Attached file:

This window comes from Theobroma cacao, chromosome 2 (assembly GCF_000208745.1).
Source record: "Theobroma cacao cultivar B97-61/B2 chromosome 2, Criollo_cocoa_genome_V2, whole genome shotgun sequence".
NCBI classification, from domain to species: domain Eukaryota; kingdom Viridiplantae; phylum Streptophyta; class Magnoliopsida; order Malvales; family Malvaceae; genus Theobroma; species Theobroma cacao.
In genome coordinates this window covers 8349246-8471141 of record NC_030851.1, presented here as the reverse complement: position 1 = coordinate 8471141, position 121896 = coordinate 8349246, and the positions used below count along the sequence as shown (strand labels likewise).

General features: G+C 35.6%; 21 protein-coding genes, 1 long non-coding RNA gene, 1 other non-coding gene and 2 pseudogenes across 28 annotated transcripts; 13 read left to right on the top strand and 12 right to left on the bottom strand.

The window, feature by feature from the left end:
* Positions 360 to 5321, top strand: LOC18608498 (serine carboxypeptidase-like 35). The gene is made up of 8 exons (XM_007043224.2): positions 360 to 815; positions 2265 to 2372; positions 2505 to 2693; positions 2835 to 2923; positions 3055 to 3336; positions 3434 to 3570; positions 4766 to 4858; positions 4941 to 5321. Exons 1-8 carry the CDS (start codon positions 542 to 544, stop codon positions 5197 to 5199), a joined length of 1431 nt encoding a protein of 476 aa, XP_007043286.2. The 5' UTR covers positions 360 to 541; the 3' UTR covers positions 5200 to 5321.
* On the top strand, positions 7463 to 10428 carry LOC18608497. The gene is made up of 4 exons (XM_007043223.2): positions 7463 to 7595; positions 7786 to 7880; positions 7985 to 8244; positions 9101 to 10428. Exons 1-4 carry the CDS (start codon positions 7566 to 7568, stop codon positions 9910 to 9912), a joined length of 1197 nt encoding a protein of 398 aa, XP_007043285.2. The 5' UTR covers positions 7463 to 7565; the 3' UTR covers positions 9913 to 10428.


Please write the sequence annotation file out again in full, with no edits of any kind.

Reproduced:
This window comes from Theobroma cacao, chromosome 2 (assembly GCF_000208745.1).
Source record: "Theobroma cacao cultivar B97-61/B2 chromosome 2, Criollo_cocoa_genome_V2, whole genome shotgun sequence".
NCBI classification, from domain to species: domain Eukaryota; kingdom Viridiplantae; phylum Streptophyta; class Magnoliopsida; order Malvales; family Malvaceae; genus Theobroma; species Theobroma cacao.
In genome coordinates this window covers 8349246-8471141 of record NC_030851.1, presented here as the reverse complement: position 1 = coordinate 8471141, position 121896 = coordinate 8349246, and the positions used below count along the sequence as shown (strand labels likewise).

General features: G+C 35.6%; 21 protein-coding genes, 1 long non-coding RNA gene, 1 other non-coding gene and 2 pseudogenes across 28 annotated transcripts; 13 read left to right on the top strand and 12 right to left on the bottom strand.

The window, feature by feature from the left end:
* Positions 360 to 5321, top strand: LOC18608498 (serine carboxypeptidase-like 35). The gene is made up of 8 exons (XM_007043224.2): positions 360 to 815; positions 2265 to 2372; positions 2505 to 2693; positions 2835 to 2923; positions 3055 to 3336; positions 3434 to 3570; positions 4766 to 4858; positions 4941 to 5321. Exons 1-8 carry the CDS (start codon positions 542 to 544, stop codon positions 5197 to 5199), a joined length of 1431 nt encoding a protein of 476 aa, XP_007043286.2. The 5' UTR covers positions 360 to 541; the 3' UTR covers positions 5200 to 5321.
* On the top strand, positions 7463 to 10428 carry LOC18608497. The gene is made up of 4 exons (XM_007043223.2): positions 7463 to 7595; positions 7786 to 7880; positions 7985 to 8244; positions 9101 to 10428. Exons 1-4 carry the CDS (start codon positions 7566 to 7568, stop codon positions 9910 to 9912), a joined length of 1197 nt encoding a protein of 398 aa, XP_007043285.2. The 5' UTR covers positions 7463 to 7565; the 3' UTR covers positions 9913 to 10428.